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 Post subject: Angle on rear wing
PostPosted: Mon Jun 23, 2014 1:56 pm 
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Hi guys
Just a quick question for the experts I have made my own foil and is riding well, but I can only get a 10 second ride at a time before touching the nose down and wiping out the wind here at the mo is winter gusty and does pull me off balance quite a bit.
The AoA is 0° on the rear wing, and once on the foil it seams quite balanced, even weight on both feet.
Should I trim The rear wing so that it will want to rise slightly. So that I have to put a little more weight on my front foot.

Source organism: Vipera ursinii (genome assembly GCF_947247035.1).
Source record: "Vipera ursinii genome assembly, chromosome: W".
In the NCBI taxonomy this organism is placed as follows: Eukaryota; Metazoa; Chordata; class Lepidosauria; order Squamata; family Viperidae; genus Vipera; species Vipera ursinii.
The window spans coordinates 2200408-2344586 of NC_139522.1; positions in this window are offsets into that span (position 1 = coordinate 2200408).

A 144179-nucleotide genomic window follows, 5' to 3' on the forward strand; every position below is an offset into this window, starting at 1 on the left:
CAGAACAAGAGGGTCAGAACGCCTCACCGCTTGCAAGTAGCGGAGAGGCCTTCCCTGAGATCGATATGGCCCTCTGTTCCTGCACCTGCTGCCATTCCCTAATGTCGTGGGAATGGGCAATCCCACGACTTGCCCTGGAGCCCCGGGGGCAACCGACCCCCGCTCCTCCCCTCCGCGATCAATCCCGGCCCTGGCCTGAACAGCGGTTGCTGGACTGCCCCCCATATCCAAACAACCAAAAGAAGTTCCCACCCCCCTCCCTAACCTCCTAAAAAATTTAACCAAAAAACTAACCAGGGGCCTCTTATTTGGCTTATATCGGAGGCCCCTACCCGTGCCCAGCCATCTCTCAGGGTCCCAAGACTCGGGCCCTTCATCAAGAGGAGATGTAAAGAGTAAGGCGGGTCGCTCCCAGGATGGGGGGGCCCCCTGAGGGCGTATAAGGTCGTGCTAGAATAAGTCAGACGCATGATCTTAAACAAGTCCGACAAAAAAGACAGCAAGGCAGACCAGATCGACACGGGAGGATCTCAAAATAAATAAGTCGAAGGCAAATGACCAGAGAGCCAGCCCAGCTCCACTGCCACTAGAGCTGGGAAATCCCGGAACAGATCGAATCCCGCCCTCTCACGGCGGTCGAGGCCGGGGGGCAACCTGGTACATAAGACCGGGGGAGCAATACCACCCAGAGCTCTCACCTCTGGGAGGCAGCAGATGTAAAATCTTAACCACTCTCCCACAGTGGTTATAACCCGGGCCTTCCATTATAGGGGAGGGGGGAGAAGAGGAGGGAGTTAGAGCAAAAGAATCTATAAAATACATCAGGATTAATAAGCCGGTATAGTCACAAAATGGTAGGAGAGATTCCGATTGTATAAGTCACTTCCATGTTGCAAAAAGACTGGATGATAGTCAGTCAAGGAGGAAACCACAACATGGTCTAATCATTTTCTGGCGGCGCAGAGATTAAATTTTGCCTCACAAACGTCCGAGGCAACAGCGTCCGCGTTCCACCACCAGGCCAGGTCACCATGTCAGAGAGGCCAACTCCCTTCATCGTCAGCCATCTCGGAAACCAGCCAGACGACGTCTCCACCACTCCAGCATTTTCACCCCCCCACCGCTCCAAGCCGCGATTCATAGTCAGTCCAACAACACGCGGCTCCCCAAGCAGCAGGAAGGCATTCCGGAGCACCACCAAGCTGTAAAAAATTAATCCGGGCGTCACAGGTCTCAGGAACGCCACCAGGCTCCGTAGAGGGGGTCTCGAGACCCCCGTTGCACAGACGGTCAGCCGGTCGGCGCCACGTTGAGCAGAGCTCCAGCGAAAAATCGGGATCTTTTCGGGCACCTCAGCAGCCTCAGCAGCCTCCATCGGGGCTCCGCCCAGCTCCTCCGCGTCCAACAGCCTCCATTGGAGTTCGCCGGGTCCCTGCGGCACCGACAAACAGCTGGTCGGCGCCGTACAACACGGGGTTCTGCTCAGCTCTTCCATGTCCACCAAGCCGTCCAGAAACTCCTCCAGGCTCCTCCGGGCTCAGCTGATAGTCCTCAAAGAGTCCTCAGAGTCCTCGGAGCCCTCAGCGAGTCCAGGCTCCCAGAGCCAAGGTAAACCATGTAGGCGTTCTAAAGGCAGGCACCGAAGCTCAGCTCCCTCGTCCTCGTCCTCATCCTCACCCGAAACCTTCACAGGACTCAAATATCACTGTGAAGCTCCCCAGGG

or should it take me more than a 8 hours of riding to feel at home and in control of when I touch down.

Thanks for your help
Steve


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 Post subject: Re: Angle on rear wing
PostPosted: Mon Jun 23, 2014 4:12 pm 
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Joined: Sun Feb 24, 2008 6:15 pm
Posts: 168
Location: France
A O A of rear wing can really be personal choice.
I have always ridden 0 front and 0 back but thats just me.
I know of some who will shim ultrathin and test and repeat untill it just feels right to them.
I bet if you measure almost all of the producttion foils have some if not a lot of negative stab, rear wing A O A.
Some like to ride "hot" that is with the stab adding more neg thereby making foil want to rise needing slight front foot pressure to hold it down.
Standard rule is 1-2 ° negitive, guitar picks, washers or thin peices of plastic work well to adjust.